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Going to Work in the Dark - The Story of the Pit Pony
 By Valkyrie   •   17th Apr 2016   •   2,096 views   •   1 comments
The Story of the Pit Pony

When you think of pit ponies often images of 19th century coal mines springs to view – dark and damp, with sooty, stale air dull on the tongue. But pit ponies were still in service well into the 20th century. In fact – the last recorded colliery horse was removed from underground in Britain in 1999! Pit ponies could be of any size, but those who worked in coal mines were often very small in order to fit through the narrow tunnels. Shetlands were a popular choice, being short enough and strong enough to pull heavy loads. In 1913 there were some 70,000 employed underground, the first recorded use of a pit pony occurring in 1750. Pit ponies swiftly replaced the work of children in mines.

A pit pony had to be at least four years of age, shod and vetted, and often either a gelding or a stallion. Depending what type of mine they worked in they could either be stabled underground (in shaft mines) or close to the surface (slope and drift mines). They often worked well into their twenties and rarely experienced daylight, only coming up during the colliery's annual holiday. Direct sunlight could badly affect their eyesight so they had to be stabled in dark buildings. Collieries tried to keep their ponies in good condition as they represented a substantial profit. Guidelines insisted that a five foot pony be given seven foot of height in its stable in order to stretch the head, neck and back muscles that had been held low during its working day. Stables were well drained and ventilated, and little wood or straw used in case of fire.

Related: The Life of The Coal Mine Pit Pony
Related: Remembering the Horses of World War I

Pit ponies were heavily regulated. Among physical inspections and requirements they were also subject to set work hours (eight a day, often reduced as the pony aged), were fed a high-calorie diet of hay and corn, and were often only handled by one driver to encourage a good working relationship and care of the animal. They were mostly trained with voice commands and often didn't wear bits. Many had a working life of over two decades, in a job where miners were regularly killed on the job. There were reports of ponies struggling to adapt to new drivers after their usual one died. Drivers loved their charges – one 19yo pit worker died attempting to save his pony when it galloped into thick gas. Ponies loved their drivers as well – one pony named Catherine saved her driver from a pit fall by baulking and refusing to walk forwards. Moments later the tunnel collapsed ahead.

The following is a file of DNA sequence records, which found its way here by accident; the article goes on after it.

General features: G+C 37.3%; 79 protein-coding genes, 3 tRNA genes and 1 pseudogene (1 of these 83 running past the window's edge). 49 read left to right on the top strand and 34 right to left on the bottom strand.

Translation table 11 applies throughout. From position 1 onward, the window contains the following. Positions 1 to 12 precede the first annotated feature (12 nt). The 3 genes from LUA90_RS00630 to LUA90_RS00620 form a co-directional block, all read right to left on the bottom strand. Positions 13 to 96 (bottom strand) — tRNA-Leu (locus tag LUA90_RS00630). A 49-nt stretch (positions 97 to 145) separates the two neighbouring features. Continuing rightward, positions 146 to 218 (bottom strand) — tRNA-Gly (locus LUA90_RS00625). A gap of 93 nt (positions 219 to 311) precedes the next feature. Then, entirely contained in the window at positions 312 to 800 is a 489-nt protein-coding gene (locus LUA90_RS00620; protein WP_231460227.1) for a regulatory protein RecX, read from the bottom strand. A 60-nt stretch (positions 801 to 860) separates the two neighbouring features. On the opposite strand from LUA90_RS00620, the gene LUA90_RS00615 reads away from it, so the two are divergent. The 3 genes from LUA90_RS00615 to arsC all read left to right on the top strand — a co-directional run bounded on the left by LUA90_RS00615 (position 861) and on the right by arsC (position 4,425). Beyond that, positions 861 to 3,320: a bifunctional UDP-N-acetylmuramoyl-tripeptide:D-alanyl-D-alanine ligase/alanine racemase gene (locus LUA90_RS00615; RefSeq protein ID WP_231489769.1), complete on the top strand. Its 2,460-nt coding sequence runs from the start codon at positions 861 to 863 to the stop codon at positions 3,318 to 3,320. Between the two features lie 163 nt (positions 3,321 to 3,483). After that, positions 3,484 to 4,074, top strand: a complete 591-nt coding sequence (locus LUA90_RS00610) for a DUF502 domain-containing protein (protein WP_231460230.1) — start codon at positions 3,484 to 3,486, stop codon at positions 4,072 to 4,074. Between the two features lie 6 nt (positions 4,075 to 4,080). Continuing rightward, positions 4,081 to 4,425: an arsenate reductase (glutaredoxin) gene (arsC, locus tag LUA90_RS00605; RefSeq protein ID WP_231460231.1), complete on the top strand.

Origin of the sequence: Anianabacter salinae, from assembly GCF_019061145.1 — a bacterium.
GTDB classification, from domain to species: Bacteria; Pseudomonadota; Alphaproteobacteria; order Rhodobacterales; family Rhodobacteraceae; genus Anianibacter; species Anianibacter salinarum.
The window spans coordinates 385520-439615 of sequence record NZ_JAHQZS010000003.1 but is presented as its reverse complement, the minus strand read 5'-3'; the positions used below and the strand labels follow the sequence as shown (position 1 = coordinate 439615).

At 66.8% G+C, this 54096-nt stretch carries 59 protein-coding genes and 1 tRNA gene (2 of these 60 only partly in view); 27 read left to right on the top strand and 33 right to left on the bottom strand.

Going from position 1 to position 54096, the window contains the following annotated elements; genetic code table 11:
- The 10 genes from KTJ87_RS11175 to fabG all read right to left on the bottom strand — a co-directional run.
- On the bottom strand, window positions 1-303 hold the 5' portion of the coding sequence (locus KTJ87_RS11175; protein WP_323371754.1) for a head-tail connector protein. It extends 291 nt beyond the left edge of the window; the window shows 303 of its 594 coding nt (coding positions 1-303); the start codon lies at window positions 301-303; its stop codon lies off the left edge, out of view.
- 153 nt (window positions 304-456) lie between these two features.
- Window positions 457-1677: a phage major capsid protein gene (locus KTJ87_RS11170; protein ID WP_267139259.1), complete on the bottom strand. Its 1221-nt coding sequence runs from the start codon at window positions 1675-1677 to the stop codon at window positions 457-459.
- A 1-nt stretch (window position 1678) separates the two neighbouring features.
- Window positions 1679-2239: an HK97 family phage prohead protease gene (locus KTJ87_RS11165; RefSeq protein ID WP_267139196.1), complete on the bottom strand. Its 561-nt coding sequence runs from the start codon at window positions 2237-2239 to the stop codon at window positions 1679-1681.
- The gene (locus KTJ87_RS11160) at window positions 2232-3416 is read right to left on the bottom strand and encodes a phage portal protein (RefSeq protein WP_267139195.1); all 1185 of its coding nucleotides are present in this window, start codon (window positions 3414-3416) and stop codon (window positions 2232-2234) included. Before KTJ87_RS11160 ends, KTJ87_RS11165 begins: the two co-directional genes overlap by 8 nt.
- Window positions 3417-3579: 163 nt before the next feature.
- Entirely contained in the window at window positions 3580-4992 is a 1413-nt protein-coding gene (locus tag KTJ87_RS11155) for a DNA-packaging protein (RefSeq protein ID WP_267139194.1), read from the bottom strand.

During the 1960s mechanization of mines threatened to end the useful days of the pit pony. The National Coal Board and RSCPA united to help find retired ponies new homes in order to save them from slaughter. Unfortunately a lot of ponies did not adjust well to a relaxed, easy going life, with reports of aggressive animals and some who tore through fences. They had no concept of herd behaviour and some never learned how to graze properly. Not suitable as kid's ponies, many unwary families who applied to give colliery horses a new home had to be turned down.

The ponies were incredibly intelligent animals who learned to steal miner's food, kick unsuspecting workers, stand on toes and how to avoid pulling too much weight. One pony named Mack was jet black and would hide in the darkness when the ponies were being moved, then slip out behind the drivers and head back to the stables! Another pony would work until 9am on the dot without complaint, whereupon he would kick up a fuss until given a piece of tobacco, then he would happily continue. Yet another pony would put maximum effort into hauling two loads, but upon being hitched to his third load he would lie down and refuse to move. His driver eventually learned to sit with him and wait until he was ready to move again, and off he'd go putting all his weight into the harness until he felt the need for another rest.

Many ponies ended up being donated to pit pony “retirement homes” where their unpredictable behaviour and quirks were tolerated and handled by experienced horse people. Some were donated to museums and kept on display as live exhibits of the dying era of pit pony work. The last recorded surviving pit pony passed away in Britain in 2009 at the age of 35, having lived 23 of those years at an open air museum.
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